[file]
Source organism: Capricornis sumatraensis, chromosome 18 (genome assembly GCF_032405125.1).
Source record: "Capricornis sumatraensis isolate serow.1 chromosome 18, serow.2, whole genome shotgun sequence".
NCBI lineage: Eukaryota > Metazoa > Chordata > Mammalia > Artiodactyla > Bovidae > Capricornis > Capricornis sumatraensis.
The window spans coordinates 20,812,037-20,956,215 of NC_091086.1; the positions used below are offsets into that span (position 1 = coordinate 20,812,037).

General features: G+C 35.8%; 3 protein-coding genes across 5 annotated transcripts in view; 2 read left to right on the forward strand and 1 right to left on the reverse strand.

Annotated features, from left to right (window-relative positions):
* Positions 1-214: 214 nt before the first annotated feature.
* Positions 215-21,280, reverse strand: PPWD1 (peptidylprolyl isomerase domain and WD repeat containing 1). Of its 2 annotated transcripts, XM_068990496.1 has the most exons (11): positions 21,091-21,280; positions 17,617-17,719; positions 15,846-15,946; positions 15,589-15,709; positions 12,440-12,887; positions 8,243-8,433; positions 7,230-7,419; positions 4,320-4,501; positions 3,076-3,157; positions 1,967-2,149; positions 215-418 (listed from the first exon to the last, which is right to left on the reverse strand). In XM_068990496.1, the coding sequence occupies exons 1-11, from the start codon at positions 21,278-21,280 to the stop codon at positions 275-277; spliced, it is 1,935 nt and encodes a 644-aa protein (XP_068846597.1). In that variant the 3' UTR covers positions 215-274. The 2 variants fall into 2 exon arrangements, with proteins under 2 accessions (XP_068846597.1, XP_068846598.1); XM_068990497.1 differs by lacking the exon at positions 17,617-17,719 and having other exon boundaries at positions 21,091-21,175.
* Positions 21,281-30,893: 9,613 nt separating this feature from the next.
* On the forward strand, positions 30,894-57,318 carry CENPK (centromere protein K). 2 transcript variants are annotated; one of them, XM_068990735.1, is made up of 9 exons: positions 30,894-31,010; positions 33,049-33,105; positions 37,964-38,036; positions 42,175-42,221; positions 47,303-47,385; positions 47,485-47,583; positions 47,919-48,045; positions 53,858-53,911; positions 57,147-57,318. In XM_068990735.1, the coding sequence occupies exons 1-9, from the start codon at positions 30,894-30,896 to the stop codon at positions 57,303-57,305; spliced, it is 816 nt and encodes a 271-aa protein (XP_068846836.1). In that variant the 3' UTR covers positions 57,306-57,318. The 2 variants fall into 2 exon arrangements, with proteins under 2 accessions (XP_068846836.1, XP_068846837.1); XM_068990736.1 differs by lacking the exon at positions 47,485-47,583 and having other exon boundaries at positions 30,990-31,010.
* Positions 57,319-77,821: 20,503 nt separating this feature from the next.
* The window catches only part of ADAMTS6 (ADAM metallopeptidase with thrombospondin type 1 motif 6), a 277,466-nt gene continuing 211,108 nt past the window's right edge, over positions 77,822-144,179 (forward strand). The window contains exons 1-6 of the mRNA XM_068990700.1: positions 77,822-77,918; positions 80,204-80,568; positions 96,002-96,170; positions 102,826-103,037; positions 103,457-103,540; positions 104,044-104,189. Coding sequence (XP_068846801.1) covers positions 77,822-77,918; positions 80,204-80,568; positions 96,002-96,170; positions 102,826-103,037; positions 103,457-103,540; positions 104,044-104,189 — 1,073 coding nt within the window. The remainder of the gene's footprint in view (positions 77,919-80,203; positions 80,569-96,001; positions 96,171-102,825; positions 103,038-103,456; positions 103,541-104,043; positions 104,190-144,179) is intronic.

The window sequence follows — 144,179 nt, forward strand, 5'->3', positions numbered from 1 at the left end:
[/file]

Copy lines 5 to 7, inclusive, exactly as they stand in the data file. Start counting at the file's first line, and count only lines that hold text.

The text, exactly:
General features: G+C 35.8%; 3 protein-coding genes across 5 annotated transcripts in view; 2 read left to right on the forward strand and 1 right to left on the reverse strand.

Annotated features, from left to right (window-relative positions):
* Positions 1-214: 214 nt before the first annotated feature.